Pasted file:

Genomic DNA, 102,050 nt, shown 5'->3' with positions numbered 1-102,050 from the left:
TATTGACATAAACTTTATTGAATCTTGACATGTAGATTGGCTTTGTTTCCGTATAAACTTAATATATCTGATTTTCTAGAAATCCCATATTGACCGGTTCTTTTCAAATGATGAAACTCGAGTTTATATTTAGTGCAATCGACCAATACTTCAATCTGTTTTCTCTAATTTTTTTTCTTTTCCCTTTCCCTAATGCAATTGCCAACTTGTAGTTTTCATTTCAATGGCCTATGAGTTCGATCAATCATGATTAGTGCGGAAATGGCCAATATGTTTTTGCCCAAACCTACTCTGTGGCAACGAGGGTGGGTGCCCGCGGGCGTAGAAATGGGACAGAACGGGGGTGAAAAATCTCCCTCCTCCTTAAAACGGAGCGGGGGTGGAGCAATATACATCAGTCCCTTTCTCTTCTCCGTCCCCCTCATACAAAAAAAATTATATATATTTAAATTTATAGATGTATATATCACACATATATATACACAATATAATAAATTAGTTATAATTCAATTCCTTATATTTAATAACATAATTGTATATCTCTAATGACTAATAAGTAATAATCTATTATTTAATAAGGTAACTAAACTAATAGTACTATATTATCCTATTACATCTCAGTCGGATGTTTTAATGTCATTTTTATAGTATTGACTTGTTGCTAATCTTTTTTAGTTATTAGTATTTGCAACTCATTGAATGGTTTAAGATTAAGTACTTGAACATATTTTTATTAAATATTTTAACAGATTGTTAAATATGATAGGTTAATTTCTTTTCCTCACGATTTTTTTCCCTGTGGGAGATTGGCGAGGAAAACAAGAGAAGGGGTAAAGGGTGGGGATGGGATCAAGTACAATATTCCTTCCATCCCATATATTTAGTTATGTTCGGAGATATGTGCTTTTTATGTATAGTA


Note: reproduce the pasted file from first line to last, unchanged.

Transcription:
Genomic DNA, 102,050 nt, shown 5'->3' with positions numbered 1-102,050 from the left:
TATTGACATAAACTTTATTGAATCTTGACATGTAGATTGGCTTTGTTTCCGTATAAACTTAATATATCTGATTTTCTAGAAATCCCATATTGACCGGTTCTTTTCAAATGATGAAACTCGAGTTTATATTTAGTGCAATCGACCAATACTTCAATCTGTTTTCTCTAATTTTTTTTCTTTTCCCTTTCCCTAATGCAATTGCCAACTTGTAGTTTTCATTTCAATGGCCTATGAGTTCGATCAATCATGATTAGTGCGGAAATGGCCAATATGTTTTTGCCCAAACCTACTCTGTGGCAACGAGGGTGGGTGCCCGCGGGCGTAGAAATGGGACAGAACGGGGGTGAAAAATCTCCCTCCTCCTTAAAACGGAGCGGGGGTGGAGCAATATACATCAGTCCCTTTCTCTTCTCCGTCCCCCTCATACAAAAAAAATTATATATATTTAAATTTATAGATGTATATATCACACATATATATACACAATATAATAAATTAGTTATAATTCAATTCCTTATATTTAATAACATAATTGTATATCTCTAATGACTAATAAGTAATAATCTATTATTTAATAAGGTAACTAAACTAATAGTACTATATTATCCTATTACATCTCAGTCGGATGTTTTAATGTCATTTTTATAGTATTGACTTGTTGCTAATCTTTTTTAGTTATTAGTATTTGCAACTCATTGAATGGTTTAAGATTAAGTACTTGAACATATTTTTATTAAATATTTTAACAGATTGTTAAATATGATAGGTTAATTTCTTTTCCTCACGATTTTTTTCCCTGTGGGAGATTGGCGAGGAAAACAAGAGAAGGGGTAAAGGGTGGGGATGGGATCAAGTACAATATTCCTTCCATCCCATATATTTAGTTATGTTCGGAGATATGTGCTTTTTATGTATAGTA